The Waterloo, Ont.-based company faces a Feb. 24 court hearing in Richmond, Va., at which a federal district court judge will weigh NTP’s arguments for an injunction on the BlackBerry service in the United States against opposition from RIM and its allies.
“We’re in a situation now where you have to play it out and fortunately we have very strong contingency plans,” RIM chief financial officer Dannis Kavelman said Friday at a CIBC World Markets conference.
“The critical thing for us is, really, can we keep our customers confident in knowing that the (BlackBerry) service isn’t going to shut down (and) keep momentum going.”
Research In Motion, which has grown by leaps and bounds in recent years on the strength of its BlackBerry handsets and its wireless e-mail service, is confident it can not only keep operating in the United States but also find important new growth opportunities there and abroad, Kavelman said.
“If you look forward, I don’t think anybody’s expecting the scale of our business or the opportunities to slow down that much,” he said.
“I mean, you always go through great quarters and slower quarters and new product launch times and overhang from other events that are beyond your control but I think the trend is there.”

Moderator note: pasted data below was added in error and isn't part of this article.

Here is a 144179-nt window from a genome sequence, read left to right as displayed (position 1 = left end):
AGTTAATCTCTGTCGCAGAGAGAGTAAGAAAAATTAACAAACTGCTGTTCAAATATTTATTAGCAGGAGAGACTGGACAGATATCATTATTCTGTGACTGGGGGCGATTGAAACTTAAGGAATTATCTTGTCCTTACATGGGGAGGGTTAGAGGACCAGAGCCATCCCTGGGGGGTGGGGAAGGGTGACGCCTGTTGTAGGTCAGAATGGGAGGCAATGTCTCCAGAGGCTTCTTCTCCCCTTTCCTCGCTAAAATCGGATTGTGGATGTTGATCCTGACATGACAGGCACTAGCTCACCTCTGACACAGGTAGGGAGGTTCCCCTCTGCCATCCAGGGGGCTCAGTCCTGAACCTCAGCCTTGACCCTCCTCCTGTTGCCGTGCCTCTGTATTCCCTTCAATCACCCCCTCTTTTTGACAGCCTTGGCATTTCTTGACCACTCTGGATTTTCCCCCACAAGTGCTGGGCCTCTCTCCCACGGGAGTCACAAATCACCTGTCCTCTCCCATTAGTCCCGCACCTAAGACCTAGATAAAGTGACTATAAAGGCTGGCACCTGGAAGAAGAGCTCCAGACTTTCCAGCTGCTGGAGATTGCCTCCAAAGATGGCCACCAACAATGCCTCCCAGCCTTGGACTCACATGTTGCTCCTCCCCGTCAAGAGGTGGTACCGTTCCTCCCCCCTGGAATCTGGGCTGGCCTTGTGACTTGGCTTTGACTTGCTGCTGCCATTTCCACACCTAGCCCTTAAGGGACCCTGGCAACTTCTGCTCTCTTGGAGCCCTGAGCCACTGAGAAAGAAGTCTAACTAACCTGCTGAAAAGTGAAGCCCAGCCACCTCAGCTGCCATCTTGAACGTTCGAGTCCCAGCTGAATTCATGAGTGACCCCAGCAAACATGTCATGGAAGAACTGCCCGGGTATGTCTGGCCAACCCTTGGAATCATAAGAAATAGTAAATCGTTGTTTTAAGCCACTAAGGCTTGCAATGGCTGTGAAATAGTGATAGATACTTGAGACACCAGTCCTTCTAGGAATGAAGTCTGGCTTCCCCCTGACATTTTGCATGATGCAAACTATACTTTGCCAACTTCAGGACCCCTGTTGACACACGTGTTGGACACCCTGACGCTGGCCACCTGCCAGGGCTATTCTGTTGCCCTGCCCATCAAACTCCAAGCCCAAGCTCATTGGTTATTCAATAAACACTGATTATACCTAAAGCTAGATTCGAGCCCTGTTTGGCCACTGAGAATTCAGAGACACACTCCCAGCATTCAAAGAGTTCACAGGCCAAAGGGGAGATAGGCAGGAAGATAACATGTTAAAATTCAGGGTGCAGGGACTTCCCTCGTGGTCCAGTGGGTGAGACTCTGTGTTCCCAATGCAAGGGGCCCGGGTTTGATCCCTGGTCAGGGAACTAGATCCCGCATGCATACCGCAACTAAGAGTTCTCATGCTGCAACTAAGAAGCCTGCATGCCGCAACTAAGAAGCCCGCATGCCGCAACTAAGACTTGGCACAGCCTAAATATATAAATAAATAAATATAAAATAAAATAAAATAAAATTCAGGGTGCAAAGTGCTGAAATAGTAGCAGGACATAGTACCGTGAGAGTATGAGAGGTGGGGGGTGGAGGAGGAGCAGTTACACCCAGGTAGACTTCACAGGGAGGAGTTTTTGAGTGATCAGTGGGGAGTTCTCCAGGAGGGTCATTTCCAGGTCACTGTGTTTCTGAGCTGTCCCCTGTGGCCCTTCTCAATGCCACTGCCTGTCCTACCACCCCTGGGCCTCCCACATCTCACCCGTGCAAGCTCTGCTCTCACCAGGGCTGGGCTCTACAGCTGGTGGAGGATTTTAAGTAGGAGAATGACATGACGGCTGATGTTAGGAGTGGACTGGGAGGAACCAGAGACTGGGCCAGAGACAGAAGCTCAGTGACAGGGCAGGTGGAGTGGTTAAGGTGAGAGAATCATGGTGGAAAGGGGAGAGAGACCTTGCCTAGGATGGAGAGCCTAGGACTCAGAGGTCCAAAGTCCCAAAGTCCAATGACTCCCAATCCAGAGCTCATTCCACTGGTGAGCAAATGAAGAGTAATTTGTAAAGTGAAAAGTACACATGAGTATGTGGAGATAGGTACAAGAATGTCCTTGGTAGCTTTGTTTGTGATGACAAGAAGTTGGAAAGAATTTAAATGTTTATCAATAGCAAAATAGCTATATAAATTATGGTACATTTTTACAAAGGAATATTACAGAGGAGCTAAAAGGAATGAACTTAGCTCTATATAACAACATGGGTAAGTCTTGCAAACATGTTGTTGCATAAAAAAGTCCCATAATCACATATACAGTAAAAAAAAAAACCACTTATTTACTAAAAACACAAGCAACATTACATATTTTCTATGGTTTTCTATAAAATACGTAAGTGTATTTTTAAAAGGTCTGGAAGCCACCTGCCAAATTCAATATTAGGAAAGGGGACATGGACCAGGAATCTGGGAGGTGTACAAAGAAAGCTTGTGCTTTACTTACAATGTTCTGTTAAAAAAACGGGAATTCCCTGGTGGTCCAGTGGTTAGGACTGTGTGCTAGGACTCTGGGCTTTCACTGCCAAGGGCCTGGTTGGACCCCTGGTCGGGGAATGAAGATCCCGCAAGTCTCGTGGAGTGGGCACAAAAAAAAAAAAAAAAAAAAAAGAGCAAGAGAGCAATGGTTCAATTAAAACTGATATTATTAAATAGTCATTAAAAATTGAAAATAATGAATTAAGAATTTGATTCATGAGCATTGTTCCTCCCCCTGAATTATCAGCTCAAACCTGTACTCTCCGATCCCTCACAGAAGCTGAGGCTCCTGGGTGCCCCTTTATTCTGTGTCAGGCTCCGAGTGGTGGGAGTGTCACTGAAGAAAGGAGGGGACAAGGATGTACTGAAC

RIM doesn’t think its core market in North America, corporate IT departments, is “anywhere near saturated” and the company doesn’t think it has “even touched” the business retail market and “we certainly haven’t gone near the broad consumer market.”
“So there are a lot of different places to go in our home market,” Kavelman said.
He noted that RIM has developed a “workaround” that the company says would provide a technical solution to its litigation problem. He also said RIM is still open to a settlement with NTP and added more court appeals are possible.
“Whatever happens at the district court level can also be taken to other appeal levels,” Kavelman said.